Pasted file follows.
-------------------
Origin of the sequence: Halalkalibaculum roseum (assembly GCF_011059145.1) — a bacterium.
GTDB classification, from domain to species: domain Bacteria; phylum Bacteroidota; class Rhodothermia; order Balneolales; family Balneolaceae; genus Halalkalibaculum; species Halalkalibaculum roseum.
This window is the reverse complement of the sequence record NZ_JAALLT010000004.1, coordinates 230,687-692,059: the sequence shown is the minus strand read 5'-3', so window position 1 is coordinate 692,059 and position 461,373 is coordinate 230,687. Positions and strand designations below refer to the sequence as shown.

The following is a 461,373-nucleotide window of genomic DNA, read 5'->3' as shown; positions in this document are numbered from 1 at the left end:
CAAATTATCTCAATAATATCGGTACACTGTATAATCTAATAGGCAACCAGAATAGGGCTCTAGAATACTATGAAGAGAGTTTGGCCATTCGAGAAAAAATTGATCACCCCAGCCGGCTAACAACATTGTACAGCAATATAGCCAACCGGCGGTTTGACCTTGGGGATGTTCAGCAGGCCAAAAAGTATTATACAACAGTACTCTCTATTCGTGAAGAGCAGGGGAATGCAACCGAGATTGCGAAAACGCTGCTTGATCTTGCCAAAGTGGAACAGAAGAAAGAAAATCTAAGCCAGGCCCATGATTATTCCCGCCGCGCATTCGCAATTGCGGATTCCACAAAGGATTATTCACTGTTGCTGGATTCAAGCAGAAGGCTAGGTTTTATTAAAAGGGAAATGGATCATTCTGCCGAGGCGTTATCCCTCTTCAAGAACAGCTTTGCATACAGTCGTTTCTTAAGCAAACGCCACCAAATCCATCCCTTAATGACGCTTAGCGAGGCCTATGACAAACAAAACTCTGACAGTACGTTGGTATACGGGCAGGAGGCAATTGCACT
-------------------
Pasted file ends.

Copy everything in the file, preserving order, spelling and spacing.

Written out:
Origin of the sequence: Halalkalibaculum roseum (assembly GCF_011059145.1) — a bacterium.
GTDB classification, from domain to species: domain Bacteria; phylum Bacteroidota; class Rhodothermia; order Balneolales; family Balneolaceae; genus Halalkalibaculum; species Halalkalibaculum roseum.
This window is the reverse complement of the sequence record NZ_JAALLT010000004.1, coordinates 230,687-692,059: the sequence shown is the minus strand read 5'-3', so window position 1 is coordinate 692,059 and position 461,373 is coordinate 230,687. Positions and strand designations below refer to the sequence as shown.

The following is a 461,373-nucleotide window of genomic DNA, read 5'->3' as shown; positions in this document are numbered from 1 at the left end:
CAAATTATCTCAATAATATCGGTACACTGTATAATCTAATAGGCAACCAGAATAGGGCTCTAGAATACTATGAAGAGAGTTTGGCCATTCGAGAAAAAATTGATCACCCCAGCCGGCTAACAACATTGTACAGCAATATAGCCAACCGGCGGTTTGACCTTGGGGATGTTCAGCAGGCCAAAAAGTATTATACAACAGTACTCTCTATTCGTGAAGAGCAGGGGAATGCAACCGAGATTGCGAAAACGCTGCTTGATCTTGCCAAAGTGGAACAGAAGAAAGAAAATCTAAGCCAGGCCCATGATTATTCCCGCCGCGCATTCGCAATTGCGGATTCCACAAAGGATTATTCACTGTTGCTGGATTCAAGCAGAAGGCTAGGTTTTATTAAAAGGGAAATGGATCATTCTGCCGAGGCGTTATCCCTCTTCAAGAACAGCTTTGCATACAGTCGTTTCTTAAGCAAACGCCACCAAATCCATCCCTTAATGACGCTTAGCGAGGCCTATGACAAACAAAACTCTGACAGTACGTTGGTATACGGGCAGGAGGCAATTGCACT